The Sound of One Hand Playing
Avery Fisher Hall, Lincoln Center
Sergei Prokofiev: Symphony No. 3 in C Minor, Opus 44 – Piano Concerto No. 4 in B-flat major, Opus 53 – Symphony No. 4 in C major, Opus 112 (revised version)
Alexei Volodin (Piano)
London Symphony Orchestra, Valery Gergiev (Conductor)
Alexei Volodin (© Andrea Felvégi)
Once again, it took but a moment to show why Valery Gergiev is far and above the most exciting conductor of Russian music since Serge. Koussevitzky. (Or perhaps, since ever!)
That moment was in the first measure of the first work played, the sometimes frenetic Third Symphony, a piece written in the iconic key of C minor. Prokofiev was not one to give homage to a mere Beethoven, so this work was an homage to his own opera, The Flaming Angel (which, while about insanity, was the only work he ever wrote about religion). And yes, he took themes from that opera, changed them around, and arrived with one of the most stunning of all his symphonies.
When played by anybody else, the Third Symphony first movement gives the impression of sheer chaos. When played by Maestro Gergiev, instead of the dissonant opening chords, the piece began with a steady, pounding, almost inhumanly tense rhythm, a rhythm which continued throughout the entire movement.
The entire London Symphony Orchestra participated in this feverishly intense opening. But unlike the Second Symphony, which was “fire and steel”, this was more a mental trial, trying both the audience and the orchestra.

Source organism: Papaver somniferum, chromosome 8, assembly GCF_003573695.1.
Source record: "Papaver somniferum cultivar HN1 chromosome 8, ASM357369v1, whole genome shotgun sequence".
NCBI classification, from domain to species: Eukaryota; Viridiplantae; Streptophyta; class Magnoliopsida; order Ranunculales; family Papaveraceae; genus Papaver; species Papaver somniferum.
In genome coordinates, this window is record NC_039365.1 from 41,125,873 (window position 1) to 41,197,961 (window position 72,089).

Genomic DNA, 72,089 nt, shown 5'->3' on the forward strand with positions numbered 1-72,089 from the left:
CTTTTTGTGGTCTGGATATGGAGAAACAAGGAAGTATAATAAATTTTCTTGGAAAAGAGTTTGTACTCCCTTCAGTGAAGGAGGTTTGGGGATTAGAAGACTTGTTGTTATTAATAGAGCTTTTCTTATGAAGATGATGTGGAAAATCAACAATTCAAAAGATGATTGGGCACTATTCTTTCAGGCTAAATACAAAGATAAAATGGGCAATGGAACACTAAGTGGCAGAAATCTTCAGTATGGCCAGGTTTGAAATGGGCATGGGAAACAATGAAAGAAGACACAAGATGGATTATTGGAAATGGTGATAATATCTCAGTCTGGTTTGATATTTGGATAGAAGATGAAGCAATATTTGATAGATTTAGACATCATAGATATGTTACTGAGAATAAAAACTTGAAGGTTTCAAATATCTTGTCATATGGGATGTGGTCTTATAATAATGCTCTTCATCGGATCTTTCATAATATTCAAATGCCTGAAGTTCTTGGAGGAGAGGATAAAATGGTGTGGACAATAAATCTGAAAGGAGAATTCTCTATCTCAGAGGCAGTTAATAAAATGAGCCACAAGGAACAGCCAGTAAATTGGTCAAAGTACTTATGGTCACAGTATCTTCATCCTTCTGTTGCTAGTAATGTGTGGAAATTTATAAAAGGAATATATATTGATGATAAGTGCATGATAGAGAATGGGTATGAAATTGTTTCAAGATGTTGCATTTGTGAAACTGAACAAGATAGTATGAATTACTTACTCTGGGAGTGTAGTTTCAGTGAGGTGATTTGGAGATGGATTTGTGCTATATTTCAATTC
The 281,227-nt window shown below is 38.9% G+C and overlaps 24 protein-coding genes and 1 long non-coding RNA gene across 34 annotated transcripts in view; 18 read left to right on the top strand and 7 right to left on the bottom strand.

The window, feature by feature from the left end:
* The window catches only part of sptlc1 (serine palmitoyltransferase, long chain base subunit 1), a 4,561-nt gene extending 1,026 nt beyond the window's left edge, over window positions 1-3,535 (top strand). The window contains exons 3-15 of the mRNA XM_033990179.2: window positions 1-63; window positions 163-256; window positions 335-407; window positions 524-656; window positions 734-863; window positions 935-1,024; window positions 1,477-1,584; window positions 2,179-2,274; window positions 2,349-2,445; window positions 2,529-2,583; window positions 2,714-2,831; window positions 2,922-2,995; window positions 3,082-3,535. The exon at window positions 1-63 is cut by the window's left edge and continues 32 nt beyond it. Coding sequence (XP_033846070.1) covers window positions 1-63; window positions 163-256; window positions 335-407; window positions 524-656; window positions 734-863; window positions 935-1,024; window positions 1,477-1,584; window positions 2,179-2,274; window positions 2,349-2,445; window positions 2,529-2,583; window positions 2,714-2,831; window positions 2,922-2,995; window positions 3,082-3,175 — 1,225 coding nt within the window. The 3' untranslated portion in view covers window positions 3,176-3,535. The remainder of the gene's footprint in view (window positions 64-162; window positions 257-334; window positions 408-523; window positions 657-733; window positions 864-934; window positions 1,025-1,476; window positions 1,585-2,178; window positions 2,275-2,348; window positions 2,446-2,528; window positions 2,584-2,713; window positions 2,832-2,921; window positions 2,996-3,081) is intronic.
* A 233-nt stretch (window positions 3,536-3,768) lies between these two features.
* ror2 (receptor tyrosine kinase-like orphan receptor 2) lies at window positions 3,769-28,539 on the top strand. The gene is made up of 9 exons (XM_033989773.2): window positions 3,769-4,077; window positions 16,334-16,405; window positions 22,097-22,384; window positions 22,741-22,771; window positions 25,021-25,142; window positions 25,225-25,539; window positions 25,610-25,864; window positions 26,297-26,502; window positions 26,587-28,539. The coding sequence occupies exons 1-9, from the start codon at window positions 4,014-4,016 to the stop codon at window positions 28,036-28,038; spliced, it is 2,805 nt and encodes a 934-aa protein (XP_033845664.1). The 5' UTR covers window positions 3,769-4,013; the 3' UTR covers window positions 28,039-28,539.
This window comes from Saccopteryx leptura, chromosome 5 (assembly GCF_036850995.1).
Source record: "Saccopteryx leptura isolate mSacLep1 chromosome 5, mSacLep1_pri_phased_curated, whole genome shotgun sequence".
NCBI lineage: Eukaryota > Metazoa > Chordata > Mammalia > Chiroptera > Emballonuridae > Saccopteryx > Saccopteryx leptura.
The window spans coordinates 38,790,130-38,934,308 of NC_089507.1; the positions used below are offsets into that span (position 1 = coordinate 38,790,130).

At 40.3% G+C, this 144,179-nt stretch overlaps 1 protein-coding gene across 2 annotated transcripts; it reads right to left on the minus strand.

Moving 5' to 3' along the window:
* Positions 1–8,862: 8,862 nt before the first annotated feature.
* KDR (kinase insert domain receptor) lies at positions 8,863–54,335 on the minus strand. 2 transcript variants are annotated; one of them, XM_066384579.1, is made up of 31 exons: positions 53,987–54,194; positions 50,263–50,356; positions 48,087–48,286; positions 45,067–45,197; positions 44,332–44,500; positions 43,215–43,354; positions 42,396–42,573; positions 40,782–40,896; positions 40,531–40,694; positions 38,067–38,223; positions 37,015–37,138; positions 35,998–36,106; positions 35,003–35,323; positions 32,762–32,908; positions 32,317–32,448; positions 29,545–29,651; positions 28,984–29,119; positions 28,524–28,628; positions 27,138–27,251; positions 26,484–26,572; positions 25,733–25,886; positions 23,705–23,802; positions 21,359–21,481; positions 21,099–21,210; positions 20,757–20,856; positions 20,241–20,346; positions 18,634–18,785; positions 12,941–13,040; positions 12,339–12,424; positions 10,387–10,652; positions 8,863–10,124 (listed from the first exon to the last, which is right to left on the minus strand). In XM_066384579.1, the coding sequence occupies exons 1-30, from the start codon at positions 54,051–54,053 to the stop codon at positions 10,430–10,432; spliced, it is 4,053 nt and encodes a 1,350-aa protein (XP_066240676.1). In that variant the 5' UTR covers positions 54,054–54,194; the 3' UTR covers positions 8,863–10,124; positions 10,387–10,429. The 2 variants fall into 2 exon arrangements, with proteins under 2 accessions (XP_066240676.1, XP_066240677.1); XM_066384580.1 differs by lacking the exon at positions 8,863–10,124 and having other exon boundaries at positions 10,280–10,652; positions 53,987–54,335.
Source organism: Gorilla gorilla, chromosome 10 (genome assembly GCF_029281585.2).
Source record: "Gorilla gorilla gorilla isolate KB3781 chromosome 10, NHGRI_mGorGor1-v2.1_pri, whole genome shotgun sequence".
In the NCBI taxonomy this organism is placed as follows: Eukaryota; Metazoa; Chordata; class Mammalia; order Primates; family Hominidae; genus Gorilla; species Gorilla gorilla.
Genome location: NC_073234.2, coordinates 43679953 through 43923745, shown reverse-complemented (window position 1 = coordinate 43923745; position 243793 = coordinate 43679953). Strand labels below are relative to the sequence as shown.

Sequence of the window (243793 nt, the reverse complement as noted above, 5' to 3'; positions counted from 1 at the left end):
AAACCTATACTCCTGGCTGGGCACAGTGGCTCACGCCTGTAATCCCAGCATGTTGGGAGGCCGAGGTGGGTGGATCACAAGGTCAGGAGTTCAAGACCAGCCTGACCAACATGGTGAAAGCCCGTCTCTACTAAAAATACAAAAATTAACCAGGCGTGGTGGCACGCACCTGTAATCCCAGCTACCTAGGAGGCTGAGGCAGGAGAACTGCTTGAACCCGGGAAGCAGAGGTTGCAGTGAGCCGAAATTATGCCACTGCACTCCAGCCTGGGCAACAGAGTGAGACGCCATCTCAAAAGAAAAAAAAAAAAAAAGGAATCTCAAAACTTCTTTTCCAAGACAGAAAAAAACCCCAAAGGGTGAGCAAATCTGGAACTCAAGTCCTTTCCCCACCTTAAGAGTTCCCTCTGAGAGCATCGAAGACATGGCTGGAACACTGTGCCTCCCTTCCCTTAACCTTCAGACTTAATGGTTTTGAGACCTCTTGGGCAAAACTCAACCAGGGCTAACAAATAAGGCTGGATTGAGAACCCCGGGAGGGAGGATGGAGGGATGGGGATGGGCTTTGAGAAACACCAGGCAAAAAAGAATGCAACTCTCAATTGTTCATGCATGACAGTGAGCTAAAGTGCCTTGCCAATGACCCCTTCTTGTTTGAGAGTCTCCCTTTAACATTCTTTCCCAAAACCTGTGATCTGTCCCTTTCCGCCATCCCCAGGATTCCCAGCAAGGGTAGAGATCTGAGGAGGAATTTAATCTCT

The second movement was another test for the LSO, this for its strings. Prokofiev didn’t need to work for strange effects, but the counterpoint of strings, buzzing, hushed, contrasting with themselves, seemed almost like a piece of Bartók night music. By the time of the finale, Gergiev had led a faultless orchestral tapestry to an almost pulverizing drama.
It is inescapable, while listening to Gergiev play all the Prokofiev works, that their artistic aims vary completely from one to the other. The trademarks have a similarity—the sudden changes of keys, rhythms, themes without any introductions to the changes—but the results are dissimilar.
The second work, the Fourth Piano Concerto, is not so much a concerto as an ingenuous tour de force. Prokofiev had been commissioned—along with Strauss, Ravel, Reger and others—to write a piece for the left hand alone. Pianist Wittgenstein had his arm amputated during the First World War, but he still had enough money to “buy” his favorite composers.
The Ravel work is a masterpiece, I happen to love the Richard Strauss (though nobody else does), but the Prokofiev is, to say the least, without much substance. It does take a whole lot of fingering by any artist, and Alexei Volodin, a longtime collaborator with Gergiev, played the music with great élan (if not much poetry).
But one can’t really make poetry from a work which simply shows off the pianist’s virtuosity, great as it may be. So Volodin had to show that, yes, he has a right hand too. And what a right hand!! He played the toccata from the Seventh Sonata, a piece which crashes and bangs and ends with total violence. The audience obviously was more impressed with two hands than one, and they gave him a deserved huge hand after the performance.
The second half was devoted to the revised Fourth Symphony. The original Fourth Symphony will be played for the final Gergiev performance tonight, so I shall postpone comments on that major work until the Maestro raises his baton once again.